People at the zoo noticed the commotion and got help. Officials were able to rescue Rai, but Tiwari died as a result of the attack.
On December 19, 2007, 50-year-old Jayaprakash Bezbaruah was visiting the Assam State Zoo in Guwahati, India, with his wife and two children.
To get a picture of two Bengal tigers, Bezbaruah went against the warnings from guards and climbed over one of the barriers. Once he was close to the enclosure, he stuck his arm in between the bars. Suddenly, two tigers grabbed his arm, and then tore his arm off in front of his horrified family and dozens of other witnesses.
Bezbaruah was taken to the hospital, but he died from blood loss.
6 Carlos Eduardo Sousa Jr.
It was shortly after closing time at the San Francisco Zoo on Christmas Day, 2007. 17-year-old Carlos Eduardo Sousa Jr. and his two friends who were brothers, 19-year-old Paul Dhaliwal and 23-year-old Kulbir Dhaliwal, had spent the afternoon at the zoo.
As they were walking out, they passed by the tiger grotto.
It is believed that the three young men taunted a 4-year-old Siberian tiger named Tatiana. The 450-pound tiger jumped out of the grotto and caught the top of the 12-and-a-half-foot wall, which was below federal regulations. She was able to pull herself up and out of the enclosure. The tiger landed on the asphalt and attacked Paul. Carlos and Kulbir tried to get the animal’s attention, and when they did, the tiger pounced on Carlos. The Dhaliwal brothers ran to a nearby zoo café and started yelling for help.
After killing Carlos, the tiger followed the trail of blood left by Paul. She tracked him from about 300 yards. When Tatiana found Paul, he was with Kulbir, and Tatiana started mauling Kulbir. The police arrived on the scene shortly afterward, and they were forced to kill Tatiana.
Both Paul and Kulbir Dhaliwal survived the attack.
5 David Mark Wasson
On September 3, 1977, 6-year-old David Mark Wasson and his father were visiting the Miami Serpentarium. David and his father stopped off at the crocodile pit. David was placed on top of the wall of the enclosure, so that he and his father could throw sea grapes to the crocodiles.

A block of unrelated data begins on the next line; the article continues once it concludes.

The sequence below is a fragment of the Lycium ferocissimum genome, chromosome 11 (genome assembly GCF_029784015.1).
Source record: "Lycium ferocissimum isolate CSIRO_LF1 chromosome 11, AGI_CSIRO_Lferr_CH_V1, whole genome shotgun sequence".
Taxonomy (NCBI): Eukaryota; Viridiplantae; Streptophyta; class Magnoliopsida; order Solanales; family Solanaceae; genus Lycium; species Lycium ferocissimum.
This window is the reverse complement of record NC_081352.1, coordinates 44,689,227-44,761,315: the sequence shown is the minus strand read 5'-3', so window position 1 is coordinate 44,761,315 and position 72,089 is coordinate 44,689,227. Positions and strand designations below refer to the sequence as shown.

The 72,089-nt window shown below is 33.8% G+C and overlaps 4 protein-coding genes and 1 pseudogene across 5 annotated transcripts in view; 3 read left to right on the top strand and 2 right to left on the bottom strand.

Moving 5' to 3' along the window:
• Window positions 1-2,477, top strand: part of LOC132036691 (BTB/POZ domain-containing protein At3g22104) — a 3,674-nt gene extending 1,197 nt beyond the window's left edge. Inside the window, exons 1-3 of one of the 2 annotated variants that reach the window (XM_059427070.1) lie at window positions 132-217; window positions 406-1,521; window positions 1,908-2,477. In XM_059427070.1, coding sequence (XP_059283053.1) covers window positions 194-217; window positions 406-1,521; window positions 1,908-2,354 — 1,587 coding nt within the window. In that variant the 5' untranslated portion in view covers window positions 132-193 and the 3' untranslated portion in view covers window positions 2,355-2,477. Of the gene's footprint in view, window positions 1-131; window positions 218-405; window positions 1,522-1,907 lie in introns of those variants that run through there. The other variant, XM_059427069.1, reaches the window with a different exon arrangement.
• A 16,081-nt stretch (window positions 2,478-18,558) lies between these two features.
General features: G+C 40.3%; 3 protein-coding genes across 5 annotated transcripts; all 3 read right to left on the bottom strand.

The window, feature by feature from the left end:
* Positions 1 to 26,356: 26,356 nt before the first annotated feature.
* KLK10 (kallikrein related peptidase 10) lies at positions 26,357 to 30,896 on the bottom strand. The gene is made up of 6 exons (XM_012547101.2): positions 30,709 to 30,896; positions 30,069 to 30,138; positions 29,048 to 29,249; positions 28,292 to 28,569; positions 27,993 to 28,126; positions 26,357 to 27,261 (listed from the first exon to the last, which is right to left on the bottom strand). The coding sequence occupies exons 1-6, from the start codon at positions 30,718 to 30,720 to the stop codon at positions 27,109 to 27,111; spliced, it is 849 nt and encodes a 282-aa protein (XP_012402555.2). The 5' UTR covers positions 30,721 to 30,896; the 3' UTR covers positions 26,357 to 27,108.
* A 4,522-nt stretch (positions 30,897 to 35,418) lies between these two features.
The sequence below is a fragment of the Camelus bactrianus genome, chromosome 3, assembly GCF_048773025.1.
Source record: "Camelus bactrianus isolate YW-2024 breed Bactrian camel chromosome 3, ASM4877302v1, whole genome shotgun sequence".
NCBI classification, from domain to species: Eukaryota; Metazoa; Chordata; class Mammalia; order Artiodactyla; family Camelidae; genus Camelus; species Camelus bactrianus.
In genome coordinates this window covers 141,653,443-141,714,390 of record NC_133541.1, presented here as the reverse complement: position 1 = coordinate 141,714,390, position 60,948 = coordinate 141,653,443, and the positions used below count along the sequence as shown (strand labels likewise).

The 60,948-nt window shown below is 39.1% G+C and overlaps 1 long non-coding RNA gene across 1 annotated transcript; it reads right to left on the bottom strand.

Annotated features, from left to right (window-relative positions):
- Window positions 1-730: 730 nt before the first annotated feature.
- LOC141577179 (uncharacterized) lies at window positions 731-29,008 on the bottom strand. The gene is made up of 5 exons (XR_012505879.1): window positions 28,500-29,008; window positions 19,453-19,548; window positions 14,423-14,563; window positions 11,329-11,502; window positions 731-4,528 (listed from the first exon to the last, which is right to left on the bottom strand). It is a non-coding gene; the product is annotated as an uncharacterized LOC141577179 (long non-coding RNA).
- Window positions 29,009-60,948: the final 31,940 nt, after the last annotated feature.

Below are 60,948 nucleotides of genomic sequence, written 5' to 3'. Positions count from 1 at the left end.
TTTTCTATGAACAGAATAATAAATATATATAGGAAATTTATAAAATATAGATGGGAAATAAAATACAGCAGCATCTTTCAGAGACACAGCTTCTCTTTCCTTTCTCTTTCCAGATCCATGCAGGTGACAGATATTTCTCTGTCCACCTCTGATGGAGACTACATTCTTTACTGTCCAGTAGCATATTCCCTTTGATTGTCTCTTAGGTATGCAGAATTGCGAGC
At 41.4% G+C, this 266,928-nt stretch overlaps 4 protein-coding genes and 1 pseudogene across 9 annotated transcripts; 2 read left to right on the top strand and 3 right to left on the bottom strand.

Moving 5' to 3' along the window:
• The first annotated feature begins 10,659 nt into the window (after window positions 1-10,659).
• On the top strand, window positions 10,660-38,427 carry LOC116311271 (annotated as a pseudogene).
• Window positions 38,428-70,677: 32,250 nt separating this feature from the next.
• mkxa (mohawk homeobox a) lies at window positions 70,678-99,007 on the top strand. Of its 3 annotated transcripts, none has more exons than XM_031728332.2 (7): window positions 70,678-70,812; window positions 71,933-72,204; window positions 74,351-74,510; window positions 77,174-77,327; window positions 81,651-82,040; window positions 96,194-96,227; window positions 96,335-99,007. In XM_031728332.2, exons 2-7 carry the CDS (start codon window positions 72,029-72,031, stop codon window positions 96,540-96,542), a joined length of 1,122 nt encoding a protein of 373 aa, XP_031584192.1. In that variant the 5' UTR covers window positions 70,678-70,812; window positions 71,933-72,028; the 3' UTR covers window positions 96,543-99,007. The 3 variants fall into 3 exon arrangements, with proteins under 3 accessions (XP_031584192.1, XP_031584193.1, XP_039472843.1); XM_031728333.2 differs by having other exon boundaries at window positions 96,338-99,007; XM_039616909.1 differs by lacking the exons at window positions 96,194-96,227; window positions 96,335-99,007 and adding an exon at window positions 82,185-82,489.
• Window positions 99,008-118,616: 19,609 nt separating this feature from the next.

When his father turned around to get more sea grapes, David fell into the pit. A guard who witnessed the accident said that Cookie, a 12-foot African crocodile, reacted instantly. From 10 feet away, he lunged at David and clasped his jaws around the boy’s chest. Cookie started shaking David and banged his head against the wall.
Another man jumped into the pit to save David. The man managed to grab David, but Cookie still had a hold on David. The man was dragged towards the crocodile-filled water as Cookie carried David into the water, so he had to let go.
Once in the water, the crocodile held the boy’s body underwater for five or six minutes. He only let go of the body after he was poked in the eye.
David was pronounced dead on the way to the hospital.
The owner of the serpentarium was visibly shaken by the tragedy. He shot Cookie seven times, and it took an hour for the crocodile to die.
4 Juan Perez
On May 19, 1987, 11-year-old Juan Perez and two of his friends were visiting the Prospect Park Zoo in Brooklyn, New York, after the zoo had closed for the day.
At about 7:00 p.m., the friends started daring each other to go swimming in some of the animals’ enclosures.
First, they took a swim in the moat in the seal exhibit. But when that wasn’t daring enough, the three boys decided to take a swim in the polar bear cage.
The three boys disrobed, but two of them started to back out. Trying to force his friends into the cage, Juan threw their clothes into the moat. This noise roused the two polar bears, a male and a female, that were both over eight feet tall and weighed over 900 pounds.
When Juan slipped into the water, the polar bears approached him. But instead of climbing out, Perez provoked the female bear. This led to the male biting him on his shoulder and dragging him away. As Juan was being dragged away, he screamed to his friends, “Go get help! They’re biting me hard!” Juan’s two friends screamed for help and then hid.